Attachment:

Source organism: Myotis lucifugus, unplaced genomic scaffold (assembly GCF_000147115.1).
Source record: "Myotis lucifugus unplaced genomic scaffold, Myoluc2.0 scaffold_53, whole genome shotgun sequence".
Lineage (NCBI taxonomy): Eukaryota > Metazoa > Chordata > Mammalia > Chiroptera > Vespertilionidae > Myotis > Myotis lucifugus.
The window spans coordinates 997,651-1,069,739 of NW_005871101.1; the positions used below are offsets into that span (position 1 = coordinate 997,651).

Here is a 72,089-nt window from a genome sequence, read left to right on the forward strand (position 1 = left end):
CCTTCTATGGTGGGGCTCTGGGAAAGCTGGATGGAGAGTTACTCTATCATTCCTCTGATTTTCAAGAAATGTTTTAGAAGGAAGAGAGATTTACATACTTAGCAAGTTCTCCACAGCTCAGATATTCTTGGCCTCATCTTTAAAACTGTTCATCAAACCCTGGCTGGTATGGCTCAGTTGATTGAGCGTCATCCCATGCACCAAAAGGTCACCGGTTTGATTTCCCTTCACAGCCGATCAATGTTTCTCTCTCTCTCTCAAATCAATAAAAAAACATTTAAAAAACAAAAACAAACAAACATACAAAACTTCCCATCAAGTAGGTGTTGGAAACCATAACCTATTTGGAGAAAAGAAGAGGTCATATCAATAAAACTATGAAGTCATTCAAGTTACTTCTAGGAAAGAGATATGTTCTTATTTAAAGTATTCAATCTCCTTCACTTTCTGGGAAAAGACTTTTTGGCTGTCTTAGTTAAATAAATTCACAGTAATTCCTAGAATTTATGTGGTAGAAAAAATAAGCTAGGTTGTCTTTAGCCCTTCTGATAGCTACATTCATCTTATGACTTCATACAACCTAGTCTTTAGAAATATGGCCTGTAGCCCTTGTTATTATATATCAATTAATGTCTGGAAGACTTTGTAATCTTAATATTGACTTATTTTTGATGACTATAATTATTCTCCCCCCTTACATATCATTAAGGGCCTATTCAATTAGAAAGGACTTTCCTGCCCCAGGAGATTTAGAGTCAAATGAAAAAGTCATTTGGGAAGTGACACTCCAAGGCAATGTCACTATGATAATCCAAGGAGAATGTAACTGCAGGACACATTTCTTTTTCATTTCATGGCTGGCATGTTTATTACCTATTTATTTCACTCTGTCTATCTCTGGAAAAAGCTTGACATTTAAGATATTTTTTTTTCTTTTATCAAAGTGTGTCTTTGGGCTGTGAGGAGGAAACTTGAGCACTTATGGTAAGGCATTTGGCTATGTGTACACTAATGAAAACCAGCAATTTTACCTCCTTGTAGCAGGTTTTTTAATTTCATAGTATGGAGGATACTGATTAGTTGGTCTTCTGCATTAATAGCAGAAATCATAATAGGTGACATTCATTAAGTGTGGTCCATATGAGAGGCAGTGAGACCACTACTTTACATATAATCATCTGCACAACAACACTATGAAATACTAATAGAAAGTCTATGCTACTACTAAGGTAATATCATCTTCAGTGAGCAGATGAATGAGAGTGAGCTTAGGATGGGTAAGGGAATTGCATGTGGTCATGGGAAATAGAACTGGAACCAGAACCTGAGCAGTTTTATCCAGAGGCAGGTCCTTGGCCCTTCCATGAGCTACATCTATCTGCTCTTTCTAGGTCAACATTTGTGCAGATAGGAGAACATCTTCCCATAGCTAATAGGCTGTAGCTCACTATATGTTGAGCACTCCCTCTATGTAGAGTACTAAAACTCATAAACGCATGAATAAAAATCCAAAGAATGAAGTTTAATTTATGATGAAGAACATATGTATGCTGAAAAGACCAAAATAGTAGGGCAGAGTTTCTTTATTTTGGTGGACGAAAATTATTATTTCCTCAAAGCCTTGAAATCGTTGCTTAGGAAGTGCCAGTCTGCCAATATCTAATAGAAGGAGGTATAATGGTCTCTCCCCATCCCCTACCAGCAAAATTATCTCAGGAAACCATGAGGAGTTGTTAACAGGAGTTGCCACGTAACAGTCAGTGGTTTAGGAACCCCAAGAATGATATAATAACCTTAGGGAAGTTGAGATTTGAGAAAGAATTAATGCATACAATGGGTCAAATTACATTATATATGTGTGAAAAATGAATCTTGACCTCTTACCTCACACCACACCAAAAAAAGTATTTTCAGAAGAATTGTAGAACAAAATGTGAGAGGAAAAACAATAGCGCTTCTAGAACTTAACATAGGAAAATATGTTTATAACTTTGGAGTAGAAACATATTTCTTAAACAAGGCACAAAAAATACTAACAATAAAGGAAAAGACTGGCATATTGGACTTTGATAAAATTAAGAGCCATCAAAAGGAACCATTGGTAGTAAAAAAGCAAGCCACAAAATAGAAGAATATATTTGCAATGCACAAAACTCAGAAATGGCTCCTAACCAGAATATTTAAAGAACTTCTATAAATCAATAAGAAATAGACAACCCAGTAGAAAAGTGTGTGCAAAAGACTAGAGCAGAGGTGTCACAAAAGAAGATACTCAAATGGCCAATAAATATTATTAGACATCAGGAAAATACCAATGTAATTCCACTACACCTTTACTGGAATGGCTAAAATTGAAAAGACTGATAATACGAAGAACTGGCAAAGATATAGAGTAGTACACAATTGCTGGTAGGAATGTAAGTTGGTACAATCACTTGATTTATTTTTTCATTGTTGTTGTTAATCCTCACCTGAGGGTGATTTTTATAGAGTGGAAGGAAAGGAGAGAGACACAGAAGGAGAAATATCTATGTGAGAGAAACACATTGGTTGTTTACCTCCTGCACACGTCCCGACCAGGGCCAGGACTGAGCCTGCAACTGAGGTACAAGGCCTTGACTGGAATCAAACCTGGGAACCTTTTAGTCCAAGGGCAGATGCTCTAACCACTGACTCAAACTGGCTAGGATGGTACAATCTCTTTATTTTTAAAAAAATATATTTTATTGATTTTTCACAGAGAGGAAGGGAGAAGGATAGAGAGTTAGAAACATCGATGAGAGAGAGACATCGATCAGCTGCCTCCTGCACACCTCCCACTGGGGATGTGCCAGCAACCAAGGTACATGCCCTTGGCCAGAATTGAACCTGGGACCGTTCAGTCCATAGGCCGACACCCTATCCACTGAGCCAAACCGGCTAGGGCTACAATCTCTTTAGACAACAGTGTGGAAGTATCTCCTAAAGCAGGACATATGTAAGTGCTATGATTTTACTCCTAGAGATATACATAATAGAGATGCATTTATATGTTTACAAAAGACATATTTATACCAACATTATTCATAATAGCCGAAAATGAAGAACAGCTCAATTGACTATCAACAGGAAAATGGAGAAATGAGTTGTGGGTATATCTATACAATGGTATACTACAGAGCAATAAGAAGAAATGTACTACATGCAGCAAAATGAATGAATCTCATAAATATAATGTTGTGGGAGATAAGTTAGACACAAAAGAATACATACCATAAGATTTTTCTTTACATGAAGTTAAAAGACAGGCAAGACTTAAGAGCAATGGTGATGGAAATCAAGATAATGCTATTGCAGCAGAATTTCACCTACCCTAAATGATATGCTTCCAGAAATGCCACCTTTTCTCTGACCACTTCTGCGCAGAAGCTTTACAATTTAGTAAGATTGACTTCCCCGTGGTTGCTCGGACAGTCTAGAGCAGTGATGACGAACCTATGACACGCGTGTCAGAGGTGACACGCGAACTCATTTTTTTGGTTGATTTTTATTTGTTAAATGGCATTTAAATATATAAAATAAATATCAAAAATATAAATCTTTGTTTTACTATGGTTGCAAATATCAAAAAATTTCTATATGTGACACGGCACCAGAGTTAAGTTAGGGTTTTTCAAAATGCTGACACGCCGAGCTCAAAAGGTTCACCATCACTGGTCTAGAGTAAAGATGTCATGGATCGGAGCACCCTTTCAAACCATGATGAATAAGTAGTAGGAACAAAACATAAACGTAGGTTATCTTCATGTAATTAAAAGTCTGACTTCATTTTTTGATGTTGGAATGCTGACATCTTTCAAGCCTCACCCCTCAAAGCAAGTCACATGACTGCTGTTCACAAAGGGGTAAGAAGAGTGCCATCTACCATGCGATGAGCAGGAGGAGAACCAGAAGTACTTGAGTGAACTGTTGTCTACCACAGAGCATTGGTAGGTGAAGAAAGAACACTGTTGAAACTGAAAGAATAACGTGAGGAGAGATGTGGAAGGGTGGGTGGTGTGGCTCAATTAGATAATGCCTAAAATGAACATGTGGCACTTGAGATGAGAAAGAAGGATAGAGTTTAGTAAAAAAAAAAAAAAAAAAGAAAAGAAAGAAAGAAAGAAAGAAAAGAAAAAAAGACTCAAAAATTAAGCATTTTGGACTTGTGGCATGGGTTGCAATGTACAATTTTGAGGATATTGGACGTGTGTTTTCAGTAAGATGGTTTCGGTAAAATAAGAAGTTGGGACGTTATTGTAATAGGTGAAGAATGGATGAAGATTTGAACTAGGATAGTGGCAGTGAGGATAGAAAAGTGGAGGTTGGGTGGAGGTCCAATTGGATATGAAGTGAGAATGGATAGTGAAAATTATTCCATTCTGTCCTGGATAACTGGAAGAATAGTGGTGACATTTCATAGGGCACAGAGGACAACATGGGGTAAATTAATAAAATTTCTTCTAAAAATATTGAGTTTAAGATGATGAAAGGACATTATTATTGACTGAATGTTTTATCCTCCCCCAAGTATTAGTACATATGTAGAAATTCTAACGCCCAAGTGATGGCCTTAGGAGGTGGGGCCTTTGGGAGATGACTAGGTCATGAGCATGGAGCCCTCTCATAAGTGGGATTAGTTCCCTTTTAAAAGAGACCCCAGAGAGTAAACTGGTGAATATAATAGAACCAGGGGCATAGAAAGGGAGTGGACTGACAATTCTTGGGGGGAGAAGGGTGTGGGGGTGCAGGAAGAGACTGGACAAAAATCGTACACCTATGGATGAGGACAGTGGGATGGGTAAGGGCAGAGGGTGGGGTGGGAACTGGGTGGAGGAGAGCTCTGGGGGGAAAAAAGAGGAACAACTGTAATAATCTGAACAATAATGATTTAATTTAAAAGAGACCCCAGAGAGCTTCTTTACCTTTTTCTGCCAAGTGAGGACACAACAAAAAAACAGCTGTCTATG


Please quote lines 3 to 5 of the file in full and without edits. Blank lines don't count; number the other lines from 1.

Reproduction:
Lineage (NCBI taxonomy): Eukaryota > Metazoa > Chordata > Mammalia > Chiroptera > Vespertilionidae > Myotis > Myotis lucifugus.
The window spans coordinates 997,651-1,069,739 of NW_005871101.1; the positions used below are offsets into that span (position 1 = coordinate 997,651).

Here is a 72,089-nt window from a genome sequence, read left to right on the forward strand (position 1 = left end):